Taiwan’s parliament has become the first in Asia to legalise same-sex marriage, in a landmark ruling.
Hundreds of gay rights supporters gathered outside the building in Taipei to await the ruling, according to the BBC.
In 2017, Taiwan’s constitutional court ruled that same-sex couples had the right to legally marry, giving parliament a two-year deadline to pass changes.
Following public backlash to the 2017 court ruling, the government held a referendum, which found that the majority of voters in Taiwan rejected legalising same-sex marriage.
Despite this, lawmakers debated three separate bills to legalise same-sex unions, with one of them ultimately passing. The other two referred to partnerships as “same-sex family relationships” or “same-sex unions” as opposed to “marriages”.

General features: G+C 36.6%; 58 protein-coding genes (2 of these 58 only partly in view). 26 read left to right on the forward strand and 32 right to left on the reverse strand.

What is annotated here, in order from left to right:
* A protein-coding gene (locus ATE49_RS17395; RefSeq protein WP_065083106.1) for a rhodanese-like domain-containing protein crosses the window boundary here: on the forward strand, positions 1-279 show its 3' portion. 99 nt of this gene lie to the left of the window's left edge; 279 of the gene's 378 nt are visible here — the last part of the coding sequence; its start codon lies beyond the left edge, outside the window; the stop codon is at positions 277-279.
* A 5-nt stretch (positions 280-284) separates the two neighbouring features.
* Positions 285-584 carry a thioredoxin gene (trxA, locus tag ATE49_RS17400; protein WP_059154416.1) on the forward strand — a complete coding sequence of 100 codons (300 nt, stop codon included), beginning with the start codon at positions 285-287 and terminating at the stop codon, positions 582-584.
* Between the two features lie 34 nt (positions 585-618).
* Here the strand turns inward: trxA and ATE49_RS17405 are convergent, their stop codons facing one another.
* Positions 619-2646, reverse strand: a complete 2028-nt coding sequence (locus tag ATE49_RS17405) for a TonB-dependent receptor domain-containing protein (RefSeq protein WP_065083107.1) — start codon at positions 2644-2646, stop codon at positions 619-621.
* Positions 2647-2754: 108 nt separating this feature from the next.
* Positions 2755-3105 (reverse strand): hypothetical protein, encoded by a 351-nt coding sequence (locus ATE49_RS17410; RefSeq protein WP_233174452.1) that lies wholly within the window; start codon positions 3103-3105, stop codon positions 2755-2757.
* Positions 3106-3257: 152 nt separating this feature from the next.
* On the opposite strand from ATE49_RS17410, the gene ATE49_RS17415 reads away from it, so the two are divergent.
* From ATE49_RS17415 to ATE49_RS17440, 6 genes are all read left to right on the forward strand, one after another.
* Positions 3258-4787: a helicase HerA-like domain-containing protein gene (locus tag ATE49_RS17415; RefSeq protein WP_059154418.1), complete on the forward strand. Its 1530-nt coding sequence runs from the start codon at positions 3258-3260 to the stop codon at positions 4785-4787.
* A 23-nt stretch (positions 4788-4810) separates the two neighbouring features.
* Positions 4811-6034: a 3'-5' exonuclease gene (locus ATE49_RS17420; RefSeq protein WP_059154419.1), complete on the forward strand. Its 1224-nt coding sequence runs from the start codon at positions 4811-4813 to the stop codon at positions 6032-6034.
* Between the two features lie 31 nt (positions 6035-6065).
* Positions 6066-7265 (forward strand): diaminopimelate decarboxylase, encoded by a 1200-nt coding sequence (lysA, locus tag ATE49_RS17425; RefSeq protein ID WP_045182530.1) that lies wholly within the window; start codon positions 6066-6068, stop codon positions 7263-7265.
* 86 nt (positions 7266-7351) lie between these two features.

Last year, Australian MP Alex Greenwich encouraged Australians to support Taiwanese advocates in their efforts to rally support for marriage equality.
“For over a decade Australian Marriage Equality benefitted from international support to help us achieve reform, and now it’s our turn to pay it forward and return the favour,” he wrote in the Star Observer.
“Let’s support our mates in Taiwan and celebrate the one year anniversary of marriage equality in Australia by seeing love win in Taiwan.”